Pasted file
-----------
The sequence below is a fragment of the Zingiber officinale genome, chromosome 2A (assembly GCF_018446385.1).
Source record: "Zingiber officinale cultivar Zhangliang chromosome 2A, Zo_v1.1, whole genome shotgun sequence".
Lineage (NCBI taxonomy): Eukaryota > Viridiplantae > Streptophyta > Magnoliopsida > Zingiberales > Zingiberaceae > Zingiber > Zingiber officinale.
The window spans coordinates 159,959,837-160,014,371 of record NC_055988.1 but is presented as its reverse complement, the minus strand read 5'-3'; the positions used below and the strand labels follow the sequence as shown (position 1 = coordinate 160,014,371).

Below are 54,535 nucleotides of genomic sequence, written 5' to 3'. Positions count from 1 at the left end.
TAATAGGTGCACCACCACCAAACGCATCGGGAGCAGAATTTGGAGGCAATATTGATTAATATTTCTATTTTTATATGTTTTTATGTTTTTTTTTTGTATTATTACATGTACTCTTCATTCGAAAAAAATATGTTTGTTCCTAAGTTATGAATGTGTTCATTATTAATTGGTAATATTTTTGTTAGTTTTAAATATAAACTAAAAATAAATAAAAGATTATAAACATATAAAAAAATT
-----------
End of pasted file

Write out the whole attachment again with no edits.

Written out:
The sequence below is a fragment of the Zingiber officinale genome, chromosome 2A (assembly GCF_018446385.1).
Source record: "Zingiber officinale cultivar Zhangliang chromosome 2A, Zo_v1.1, whole genome shotgun sequence".
Lineage (NCBI taxonomy): Eukaryota > Viridiplantae > Streptophyta > Magnoliopsida > Zingiberales > Zingiberaceae > Zingiber > Zingiber officinale.
The window spans coordinates 159,959,837-160,014,371 of record NC_055988.1 but is presented as its reverse complement, the minus strand read 5'-3'; the positions used below and the strand labels follow the sequence as shown (position 1 = coordinate 160,014,371).

Below are 54,535 nucleotides of genomic sequence, written 5' to 3'. Positions count from 1 at the left end.
TAATAGGTGCACCACCACCAAACGCATCGGGAGCAGAATTTGGAGGCAATATTGATTAATATTTCTATTTTTATATGTTTTTATGTTTTTTTTTTGTATTATTACATGTACTCTTCATTCGAAAAAAATATGTTTGTTCCTAAGTTATGAATGTGTTCATTATTAATTGGTAATATTTTTGTTAGTTTTAAATATAAACTAAAAATAAATAAAAGATTATAAACATATAAAAAAATT